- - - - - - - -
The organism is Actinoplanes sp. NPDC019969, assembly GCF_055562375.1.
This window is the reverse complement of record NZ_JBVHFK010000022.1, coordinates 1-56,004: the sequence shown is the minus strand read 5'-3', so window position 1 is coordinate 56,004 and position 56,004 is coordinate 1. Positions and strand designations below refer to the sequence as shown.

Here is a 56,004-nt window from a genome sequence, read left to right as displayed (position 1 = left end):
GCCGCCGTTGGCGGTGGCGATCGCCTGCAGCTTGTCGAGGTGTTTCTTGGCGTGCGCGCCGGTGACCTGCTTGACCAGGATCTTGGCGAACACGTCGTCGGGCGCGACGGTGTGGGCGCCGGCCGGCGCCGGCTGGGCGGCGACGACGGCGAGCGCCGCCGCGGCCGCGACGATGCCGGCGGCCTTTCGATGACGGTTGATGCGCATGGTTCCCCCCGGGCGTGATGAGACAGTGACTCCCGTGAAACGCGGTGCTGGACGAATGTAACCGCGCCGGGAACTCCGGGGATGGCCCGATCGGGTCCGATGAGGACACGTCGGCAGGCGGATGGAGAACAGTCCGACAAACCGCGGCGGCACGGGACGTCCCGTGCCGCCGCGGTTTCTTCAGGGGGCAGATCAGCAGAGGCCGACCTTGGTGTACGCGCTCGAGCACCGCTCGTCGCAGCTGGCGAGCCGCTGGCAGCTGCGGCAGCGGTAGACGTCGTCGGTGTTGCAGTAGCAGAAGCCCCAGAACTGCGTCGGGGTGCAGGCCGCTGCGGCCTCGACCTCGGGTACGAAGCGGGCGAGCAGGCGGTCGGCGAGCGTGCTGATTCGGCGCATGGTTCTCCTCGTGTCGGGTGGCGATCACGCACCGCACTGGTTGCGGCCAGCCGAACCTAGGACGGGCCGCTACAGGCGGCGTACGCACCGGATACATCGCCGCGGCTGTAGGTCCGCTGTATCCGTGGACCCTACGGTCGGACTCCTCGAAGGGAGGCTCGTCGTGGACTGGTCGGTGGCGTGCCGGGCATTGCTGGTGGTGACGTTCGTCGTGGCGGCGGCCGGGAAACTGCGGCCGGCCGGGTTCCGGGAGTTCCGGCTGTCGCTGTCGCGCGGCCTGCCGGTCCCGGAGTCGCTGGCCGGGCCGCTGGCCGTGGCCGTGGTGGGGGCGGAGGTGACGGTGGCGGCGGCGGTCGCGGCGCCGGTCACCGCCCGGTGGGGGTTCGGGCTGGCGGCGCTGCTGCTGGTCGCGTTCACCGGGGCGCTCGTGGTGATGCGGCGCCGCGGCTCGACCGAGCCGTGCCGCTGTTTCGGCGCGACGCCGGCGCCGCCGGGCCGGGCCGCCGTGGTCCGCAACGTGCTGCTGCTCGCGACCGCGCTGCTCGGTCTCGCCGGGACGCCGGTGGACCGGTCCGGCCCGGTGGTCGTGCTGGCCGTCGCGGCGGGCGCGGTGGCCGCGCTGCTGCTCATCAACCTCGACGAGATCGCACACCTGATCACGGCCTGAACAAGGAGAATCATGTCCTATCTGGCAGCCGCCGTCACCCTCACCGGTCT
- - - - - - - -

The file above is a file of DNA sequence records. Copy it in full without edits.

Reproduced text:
The organism is Actinoplanes sp. NPDC019969, assembly GCF_055562375.1.
This window is the reverse complement of record NZ_JBVHFK010000022.1, coordinates 1-56,004: the sequence shown is the minus strand read 5'-3', so window position 1 is coordinate 56,004 and position 56,004 is coordinate 1. Positions and strand designations below refer to the sequence as shown.

Here is a 56,004-nt window from a genome sequence, read left to right as displayed (position 1 = left end):
GCCGCCGTTGGCGGTGGCGATCGCCTGCAGCTTGTCGAGGTGTTTCTTGGCGTGCGCGCCGGTGACCTGCTTGACCAGGATCTTGGCGAACACGTCGTCGGGCGCGACGGTGTGGGCGCCGGCCGGCGCCGGCTGGGCGGCGACGACGGCGAGCGCCGCCGCGGCCGCGACGATGCCGGCGGCCTTTCGATGACGGTTGATGCGCATGGTTCCCCCCGGGCGTGATGAGACAGTGACTCCCGTGAAACGCGGTGCTGGACGAATGTAACCGCGCCGGGAACTCCGGGGATGGCCCGATCGGGTCCGATGAGGACACGTCGGCAGGCGGATGGAGAACAGTCCGACAAACCGCGGCGGCACGGGACGTCCCGTGCCGCCGCGGTTTCTTCAGGGGGCAGATCAGCAGAGGCCGACCTTGGTGTACGCGCTCGAGCACCGCTCGTCGCAGCTGGCGAGCCGCTGGCAGCTGCGGCAGCGGTAGACGTCGTCGGTGTTGCAGTAGCAGAAGCCCCAGAACTGCGTCGGGGTGCAGGCCGCTGCGGCCTCGACCTCGGGTACGAAGCGGGCGAGCAGGCGGTCGGCGAGCGTGCTGATTCGGCGCATGGTTCTCCTCGTGTCGGGTGGCGATCACGCACCGCACTGGTTGCGGCCAGCCGAACCTAGGACGGGCCGCTACAGGCGGCGTACGCACCGGATACATCGCCGCGGCTGTAGGTCCGCTGTATCCGTGGACCCTACGGTCGGACTCCTCGAAGGGAGGCTCGTCGTGGACTGGTCGGTGGCGTGCCGGGCATTGCTGGTGGTGACGTTCGTCGTGGCGGCGGCCGGGAAACTGCGGCCGGCCGGGTTCCGGGAGTTCCGGCTGTCGCTGTCGCGCGGCCTGCCGGTCCCGGAGTCGCTGGCCGGGCCGCTGGCCGTGGCCGTGGTGGGGGCGGAGGTGACGGTGGCGGCGGCGGTCGCGGCGCCGGTCACCGCCCGGTGGGGGTTCGGGCTGGCGGCGCTGCTGCTGGTCGCGTTCACCGGGGCGCTCGTGGTGATGCGGCGCCGCGGCTCGACCGAGCCGTGCCGCTGTTTCGGCGCGACGCCGGCGCCGCCGGGCCGGGCCGCCGTGGTCCGCAACGTGCTGCTGCTCGCGACCGCGCTGCTCGGTCTCGCCGGGACGCCGGTGGACCGGTCCGGCCCGGTGGTCGTGCTGGCCGTCGCGGCGGGCGCGGTGGCCGCGCTGCTGCTCATCAACCTCGACGAGATCGCACACCTGATCACGGCCTGAACAAGGAGAATCATGTCCTATCTGGCAGCCGCCGTCACCCTCACCGGTCT